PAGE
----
Clinical and Developmental Immunology 01/2013; 2013:989673. DOI:10.1155/2013/989673 · 2.93 Impact Factor
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    ABSTRACT: Background Entamoeba histolytica is a protozoan parasite that infects humans and causes amebiasis affecting developing countries. Phagocytosis of epithelial cells, erythrocytes, leucocytes, and commensal microbiota bacteria is a major pathogenic mechanism used by this parasite. A Toll/IL-1R/Resistance (TIR) domain-containing protein is required in phagocytosis in the social ameba Dictyostelium discoideum, an ameba closely related to Entamoeba histolytica in phylogeny. In insects and vertebrates, TIR domain-containing proteins regulate phagocytic and cell activation. Therefore, we investigated whether E. histolytica expresses TIR domain-containing molecules that may be involved in the phagocytosis of erythrocytes and bacteria. Methods Using in silico analysis we explored in Entamoeba histolytica databases for TIR domain containing sequences. After silencing TIR domain containing sequences in trophozoites by siRNA we evaluated phagocytosis of erythrocytes and bacteria. Results We identified an E. histolytica thioredoxin containing a TIR-like domain. The secondary and tertiary structure of this sequence exhibited structural similarity to TIR domain family. Thioredoxin transcripts silenced in E. histolytica trophozoites decreased erythrocytes and E. coli phagocytosis. Conclusion TIR domain-containing thioredoxin of E. histolytica could be an important element in erythrocytes and bacteria phagocytosis.
    Parasites & Vectors 10/2012; 5(1):224. DOI:10.1186/1756-3305-5-224 · 3.25 Impact Factor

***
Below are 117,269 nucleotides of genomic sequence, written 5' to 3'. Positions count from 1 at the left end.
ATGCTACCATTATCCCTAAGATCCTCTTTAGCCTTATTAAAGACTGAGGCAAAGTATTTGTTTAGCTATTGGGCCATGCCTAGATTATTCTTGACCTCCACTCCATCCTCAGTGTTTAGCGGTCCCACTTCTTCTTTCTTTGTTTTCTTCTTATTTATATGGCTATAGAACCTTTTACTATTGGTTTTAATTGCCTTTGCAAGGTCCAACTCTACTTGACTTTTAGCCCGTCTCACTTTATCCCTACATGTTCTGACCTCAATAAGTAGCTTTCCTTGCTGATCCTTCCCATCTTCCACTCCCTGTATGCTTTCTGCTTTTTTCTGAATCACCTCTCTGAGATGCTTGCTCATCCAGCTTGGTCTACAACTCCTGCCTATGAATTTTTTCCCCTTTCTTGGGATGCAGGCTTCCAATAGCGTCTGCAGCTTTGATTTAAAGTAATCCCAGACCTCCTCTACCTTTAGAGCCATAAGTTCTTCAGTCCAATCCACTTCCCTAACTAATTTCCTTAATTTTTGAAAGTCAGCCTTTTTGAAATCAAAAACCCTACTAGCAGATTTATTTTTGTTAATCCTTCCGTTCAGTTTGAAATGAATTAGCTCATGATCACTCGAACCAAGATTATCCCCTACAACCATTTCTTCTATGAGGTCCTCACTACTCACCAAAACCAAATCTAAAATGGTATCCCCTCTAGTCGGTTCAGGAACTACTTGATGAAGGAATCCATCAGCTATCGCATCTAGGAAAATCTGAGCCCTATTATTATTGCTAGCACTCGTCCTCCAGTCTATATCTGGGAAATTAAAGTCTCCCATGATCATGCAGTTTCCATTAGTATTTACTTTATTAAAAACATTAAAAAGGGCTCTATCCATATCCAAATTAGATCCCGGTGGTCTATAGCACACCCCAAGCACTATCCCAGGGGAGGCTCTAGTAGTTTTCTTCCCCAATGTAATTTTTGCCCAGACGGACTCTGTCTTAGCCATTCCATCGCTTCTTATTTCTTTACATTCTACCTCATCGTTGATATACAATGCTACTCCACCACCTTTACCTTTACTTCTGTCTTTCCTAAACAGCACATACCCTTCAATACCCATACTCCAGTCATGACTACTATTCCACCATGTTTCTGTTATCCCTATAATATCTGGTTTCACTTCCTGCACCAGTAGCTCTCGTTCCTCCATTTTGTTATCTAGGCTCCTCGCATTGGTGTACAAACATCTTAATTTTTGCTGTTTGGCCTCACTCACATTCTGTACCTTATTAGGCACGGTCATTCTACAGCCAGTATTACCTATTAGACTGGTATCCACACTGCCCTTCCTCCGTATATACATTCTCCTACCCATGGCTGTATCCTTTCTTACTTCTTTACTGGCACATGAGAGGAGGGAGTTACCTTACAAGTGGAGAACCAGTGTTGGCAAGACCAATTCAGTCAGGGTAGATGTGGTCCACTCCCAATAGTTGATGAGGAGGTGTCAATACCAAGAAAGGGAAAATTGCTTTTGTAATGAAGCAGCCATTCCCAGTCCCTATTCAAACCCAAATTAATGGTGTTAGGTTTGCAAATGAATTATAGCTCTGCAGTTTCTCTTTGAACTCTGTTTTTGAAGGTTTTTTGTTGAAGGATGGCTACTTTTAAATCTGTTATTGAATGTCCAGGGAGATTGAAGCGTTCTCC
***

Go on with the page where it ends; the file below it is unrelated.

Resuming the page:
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    ABSTRACT: The immune response to influenza vaccination in children with cancer is controversial. The objective of this study was to characterize the cellular and humoral immune responses to an influenza vaccine in children with cancer who were receiving chemotherapy. In this study, children with cancer, who were not previously immunized, received an influenza vaccine via intramuscular injection. Blood samples were obtained prior to and at 4 weeks after immunization. Antibodies were measured using a hemagglutination inhibition (HI) assay. Cell-mediated immunity was measured by specific lymphoproliferation with (3)H-thymidine incorporation and by measuring cell frequencies following staining with monoclonal antibodies (CD8, CD4, CD19, CD45RA and CD27) using flow cytometry following incubation with the influenza antigen for 5 days. Geometric mean titers (GMT), mean counts per minute (cpm), cell frequencies prior to and following vaccination and percentage patient responses were compared using the Mann-Whitney non-parametric U and Chi-square tests; where p<0.05 was considered to indicate a statistically significant result. A total of 56 children were included. Their mean age was 6.64±3.61 years. Acute lymphoblastic leukemia (ALL) was diagnosed in 75, solid tumors in 23 and lymphoma in 2% of the children. Subjects with titers ≥40 hemagglutination units (HU) increased from 43% prior to vaccination to 73% following vaccination (p=0.01), whereas the GMT increased from 31.35 [95% confidence interval (CI), 29-111] to 143.45 HU (95% CI, 284-640) following vaccination (p<0.001). An increase in CD45RA expression in CD8(+) T cells was observed following vaccination (p=0.01). An increase in CD27 expression was observed in the CD4/8-negative cell population stimulated with the influenza antigen following vaccination (p<0.05). No serious adverse effects were observed. An increase in the seropositivity rate and GMT values following influenza vaccination were also observed. Influenza immunization was well tolerated among these children with cancer and increased the humoral and cellular immune responses with the activation of probable lymphoid precursors.
    Oncology letters 08/2012; 4(2):329-333. DOI:10.3892/ol.2012.721 · 0.99 Impact Factor